As for peoples backgrounds, I've been around PF long enough to know that people here are more knowledgeable than I. I trust that I'll get good advice.

FreeRoger
Thank you. I think you are doing the right thing getting as many points of view as possible. I always worry, when I suggest courses, the poster will follow the path I laid out, which is not relevant today as it (may have been) many years ago. Best

Wow.
Not sure if this is sarcasm. Sure it's going to be a real challenge, but if you have good time management and passion for the subject it's not as tall an order as it seems.

Slow down there. Don't take more courses than you need for a full time load, and make sure you actually master each course well. Impress your profs enough to get invited to do research with them. If you're as good as you think you are, that should be straightforward for you.

Don't try to impress others with a long course list. Impress your professors with mastery and work ethic. And then work with them in their research.

Mondayman said:
Not sure if this is sarcasm.

It is not. 4 math classes at once, when a full load is ~5 (usually 5 classes a term is what you need for graduating in 4 years) is very impressive.

It is not. 4 math classes at once, when a full load is ~5 (usually 5 classes a term is what you need for graduating in 4 years) is very impressive.

Granted that for me I took 4 math classes (as a math major) after my second year of university. I can readily see this being more of an issue for physics majors (or those double-majoring in math and physics).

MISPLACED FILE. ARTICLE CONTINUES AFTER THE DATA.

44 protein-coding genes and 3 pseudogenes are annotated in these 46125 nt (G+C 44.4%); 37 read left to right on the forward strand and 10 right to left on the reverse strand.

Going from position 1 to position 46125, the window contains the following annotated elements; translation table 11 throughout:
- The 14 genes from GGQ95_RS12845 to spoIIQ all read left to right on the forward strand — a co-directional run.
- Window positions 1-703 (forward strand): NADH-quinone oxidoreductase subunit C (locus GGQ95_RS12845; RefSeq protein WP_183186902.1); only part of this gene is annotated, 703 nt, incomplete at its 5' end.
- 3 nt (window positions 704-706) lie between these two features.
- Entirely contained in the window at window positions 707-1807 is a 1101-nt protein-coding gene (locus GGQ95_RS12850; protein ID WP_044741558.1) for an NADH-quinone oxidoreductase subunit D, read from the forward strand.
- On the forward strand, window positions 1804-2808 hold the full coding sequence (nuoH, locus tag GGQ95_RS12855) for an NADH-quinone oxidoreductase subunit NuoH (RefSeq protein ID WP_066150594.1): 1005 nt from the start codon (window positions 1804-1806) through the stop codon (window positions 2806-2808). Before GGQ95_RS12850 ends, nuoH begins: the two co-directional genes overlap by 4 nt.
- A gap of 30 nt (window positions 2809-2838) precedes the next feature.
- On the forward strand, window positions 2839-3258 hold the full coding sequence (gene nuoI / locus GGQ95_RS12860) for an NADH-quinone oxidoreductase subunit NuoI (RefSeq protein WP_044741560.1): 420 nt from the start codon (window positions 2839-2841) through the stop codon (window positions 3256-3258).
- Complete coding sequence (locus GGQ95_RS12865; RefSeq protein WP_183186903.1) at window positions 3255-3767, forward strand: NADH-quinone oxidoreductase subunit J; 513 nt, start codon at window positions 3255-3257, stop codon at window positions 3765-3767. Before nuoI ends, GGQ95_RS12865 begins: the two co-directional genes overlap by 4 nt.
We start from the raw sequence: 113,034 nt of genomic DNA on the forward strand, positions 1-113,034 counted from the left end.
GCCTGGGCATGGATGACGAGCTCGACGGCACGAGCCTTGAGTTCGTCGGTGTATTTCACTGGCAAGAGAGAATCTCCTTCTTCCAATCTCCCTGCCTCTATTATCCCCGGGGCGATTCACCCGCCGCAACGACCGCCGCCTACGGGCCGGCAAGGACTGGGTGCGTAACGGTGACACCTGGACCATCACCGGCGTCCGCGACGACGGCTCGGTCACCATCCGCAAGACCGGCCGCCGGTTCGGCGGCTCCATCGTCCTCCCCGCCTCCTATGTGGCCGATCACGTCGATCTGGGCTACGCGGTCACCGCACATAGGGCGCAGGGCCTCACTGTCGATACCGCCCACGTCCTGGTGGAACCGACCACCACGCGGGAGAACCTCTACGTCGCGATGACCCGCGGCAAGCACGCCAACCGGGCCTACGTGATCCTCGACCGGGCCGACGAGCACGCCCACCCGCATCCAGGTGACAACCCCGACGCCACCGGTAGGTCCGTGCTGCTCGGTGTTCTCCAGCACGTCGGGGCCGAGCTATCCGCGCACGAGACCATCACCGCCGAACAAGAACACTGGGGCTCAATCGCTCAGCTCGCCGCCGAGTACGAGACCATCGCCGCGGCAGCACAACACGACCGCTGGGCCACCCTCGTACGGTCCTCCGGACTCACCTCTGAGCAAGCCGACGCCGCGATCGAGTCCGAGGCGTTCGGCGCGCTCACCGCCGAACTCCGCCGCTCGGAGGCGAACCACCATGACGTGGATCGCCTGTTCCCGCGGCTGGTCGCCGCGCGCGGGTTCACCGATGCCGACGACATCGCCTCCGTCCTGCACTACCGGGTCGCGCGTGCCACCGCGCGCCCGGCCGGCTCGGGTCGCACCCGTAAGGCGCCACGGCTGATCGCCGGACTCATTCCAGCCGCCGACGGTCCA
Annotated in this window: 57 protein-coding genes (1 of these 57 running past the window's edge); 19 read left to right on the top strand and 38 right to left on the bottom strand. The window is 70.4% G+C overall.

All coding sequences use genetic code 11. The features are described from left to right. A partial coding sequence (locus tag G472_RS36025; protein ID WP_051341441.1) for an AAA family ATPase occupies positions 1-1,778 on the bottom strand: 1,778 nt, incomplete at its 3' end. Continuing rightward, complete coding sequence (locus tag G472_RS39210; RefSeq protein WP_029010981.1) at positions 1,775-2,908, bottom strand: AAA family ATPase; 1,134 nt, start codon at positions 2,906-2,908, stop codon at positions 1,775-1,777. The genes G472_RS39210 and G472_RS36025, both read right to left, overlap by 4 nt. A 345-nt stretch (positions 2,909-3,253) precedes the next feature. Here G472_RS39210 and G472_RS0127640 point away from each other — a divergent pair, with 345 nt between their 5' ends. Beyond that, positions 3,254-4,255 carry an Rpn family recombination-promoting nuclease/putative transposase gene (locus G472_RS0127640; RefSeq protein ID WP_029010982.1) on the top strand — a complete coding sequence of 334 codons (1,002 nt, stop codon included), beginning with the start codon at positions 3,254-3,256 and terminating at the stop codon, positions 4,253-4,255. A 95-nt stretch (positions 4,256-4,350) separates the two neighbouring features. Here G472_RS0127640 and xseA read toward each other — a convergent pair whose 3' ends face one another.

And it isn't something I would necessarily recommend either.

I think my issue is I want to take as many courses as I can while I'm in university. Everything looks exciting. And it earns me a math minor. This doesn't really contribute at all to my goal to get into physics grad school though.

I've just finished taking two physics and two math courses and found I handled it quite well, but I think they were watered down courses compared to most universities. I will heed the advice to take it easier as I move into a new school. I'll take linear spaces and differential geometry one semester, and optimization and wavelets the next. Maybe I'll look at a history course to round it out.

In the end these courses are more for fun than anything; I won't graduate any faster.

MathematicalPhysicist said:
What is this course: " Transformation Geometry"?
Geometric transformations in the Euclidean plane: Symmetry, Frieze, and Wallpaper groups.

Mondayman said: